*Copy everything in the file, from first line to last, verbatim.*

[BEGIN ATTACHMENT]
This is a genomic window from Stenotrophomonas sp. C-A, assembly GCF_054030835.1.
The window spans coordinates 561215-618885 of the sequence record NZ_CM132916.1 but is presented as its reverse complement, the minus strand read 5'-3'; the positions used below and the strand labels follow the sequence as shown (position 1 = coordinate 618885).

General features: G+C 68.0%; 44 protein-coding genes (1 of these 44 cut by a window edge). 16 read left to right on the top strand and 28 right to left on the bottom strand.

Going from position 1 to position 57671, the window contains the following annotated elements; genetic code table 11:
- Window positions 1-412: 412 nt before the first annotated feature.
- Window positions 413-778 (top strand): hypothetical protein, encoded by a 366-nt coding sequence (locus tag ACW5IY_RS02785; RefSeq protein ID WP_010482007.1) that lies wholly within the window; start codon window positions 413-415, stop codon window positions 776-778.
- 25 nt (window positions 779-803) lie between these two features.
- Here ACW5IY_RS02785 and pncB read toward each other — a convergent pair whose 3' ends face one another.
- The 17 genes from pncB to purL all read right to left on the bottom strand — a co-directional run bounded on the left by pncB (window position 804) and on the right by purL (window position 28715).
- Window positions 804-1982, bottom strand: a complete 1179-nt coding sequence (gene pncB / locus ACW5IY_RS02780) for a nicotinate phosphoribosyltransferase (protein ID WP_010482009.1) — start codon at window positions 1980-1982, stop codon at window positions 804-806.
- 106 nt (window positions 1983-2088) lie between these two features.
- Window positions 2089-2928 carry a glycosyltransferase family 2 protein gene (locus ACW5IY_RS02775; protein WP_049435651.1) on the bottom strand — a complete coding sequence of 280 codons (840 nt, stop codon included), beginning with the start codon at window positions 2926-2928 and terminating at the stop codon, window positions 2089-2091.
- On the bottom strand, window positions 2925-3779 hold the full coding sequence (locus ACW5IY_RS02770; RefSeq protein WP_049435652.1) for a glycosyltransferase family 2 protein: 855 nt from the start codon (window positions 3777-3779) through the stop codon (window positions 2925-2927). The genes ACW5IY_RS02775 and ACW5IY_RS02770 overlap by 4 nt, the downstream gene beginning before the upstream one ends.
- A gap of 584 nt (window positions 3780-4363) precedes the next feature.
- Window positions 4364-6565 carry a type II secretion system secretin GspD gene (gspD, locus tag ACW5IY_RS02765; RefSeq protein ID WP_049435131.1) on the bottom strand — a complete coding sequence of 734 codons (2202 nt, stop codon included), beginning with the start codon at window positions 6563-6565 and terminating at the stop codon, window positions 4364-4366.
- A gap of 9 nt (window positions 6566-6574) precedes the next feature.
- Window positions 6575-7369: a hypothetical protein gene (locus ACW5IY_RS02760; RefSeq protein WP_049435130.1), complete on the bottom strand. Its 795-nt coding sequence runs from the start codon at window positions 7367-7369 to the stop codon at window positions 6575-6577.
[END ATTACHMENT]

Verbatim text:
This is a genomic window from Stenotrophomonas sp. C-A, assembly GCF_054030835.1.
The window spans coordinates 561215-618885 of the sequence record NZ_CM132916.1 but is presented as its reverse complement, the minus strand read 5'-3'; the positions used below and the strand labels follow the sequence as shown (position 1 = coordinate 618885).

General features: G+C 68.0%; 44 protein-coding genes (1 of these 44 cut by a window edge). 16 read left to right on the top strand and 28 right to left on the bottom strand.

Going from position 1 to position 57671, the window contains the following annotated elements; genetic code table 11:
- Window positions 1-412: 412 nt before the first annotated feature.
- Window positions 413-778 (top strand): hypothetical protein, encoded by a 366-nt coding sequence (locus tag ACW5IY_RS02785; RefSeq protein ID WP_010482007.1) that lies wholly within the window; start codon window positions 413-415, stop codon window positions 776-778.
- 25 nt (window positions 779-803) lie between these two features.
- Here ACW5IY_RS02785 and pncB read toward each other — a convergent pair whose 3' ends face one another.
- The 17 genes from pncB to purL all read right to left on the bottom strand — a co-directional run bounded on the left by pncB (window position 804) and on the right by purL (window position 28715).
- Window positions 804-1982, bottom strand: a complete 1179-nt coding sequence (gene pncB / locus ACW5IY_RS02780) for a nicotinate phosphoribosyltransferase (protein ID WP_010482009.1) — start codon at window positions 1980-1982, stop codon at window positions 804-806.
- 106 nt (window positions 1983-2088) lie between these two features.
- Window positions 2089-2928 carry a glycosyltransferase family 2 protein gene (locus ACW5IY_RS02775; protein WP_049435651.1) on the bottom strand — a complete coding sequence of 280 codons (840 nt, stop codon included), beginning with the start codon at window positions 2926-2928 and terminating at the stop codon, window positions 2089-2091.
- On the bottom strand, window positions 2925-3779 hold the full coding sequence (locus ACW5IY_RS02770; RefSeq protein WP_049435652.1) for a glycosyltransferase family 2 protein: 855 nt from the start codon (window positions 3777-3779) through the stop codon (window positions 2925-2927). The genes ACW5IY_RS02775 and ACW5IY_RS02770 overlap by 4 nt, the downstream gene beginning before the upstream one ends.
- A gap of 584 nt (window positions 3780-4363) precedes the next feature.
- Window positions 4364-6565 carry a type II secretion system secretin GspD gene (gspD, locus tag ACW5IY_RS02765; RefSeq protein ID WP_049435131.1) on the bottom strand — a complete coding sequence of 734 codons (2202 nt, stop codon included), beginning with the start codon at window positions 6563-6565 and terminating at the stop codon, window positions 4364-4366.
- A gap of 9 nt (window positions 6566-6574) precedes the next feature.
- Window positions 6575-7369: a hypothetical protein gene (locus ACW5IY_RS02760; RefSeq protein WP_049435130.1), complete on the bottom strand. Its 795-nt coding sequence runs from the start codon at window positions 7367-7369 to the stop codon at window positions 6575-6577.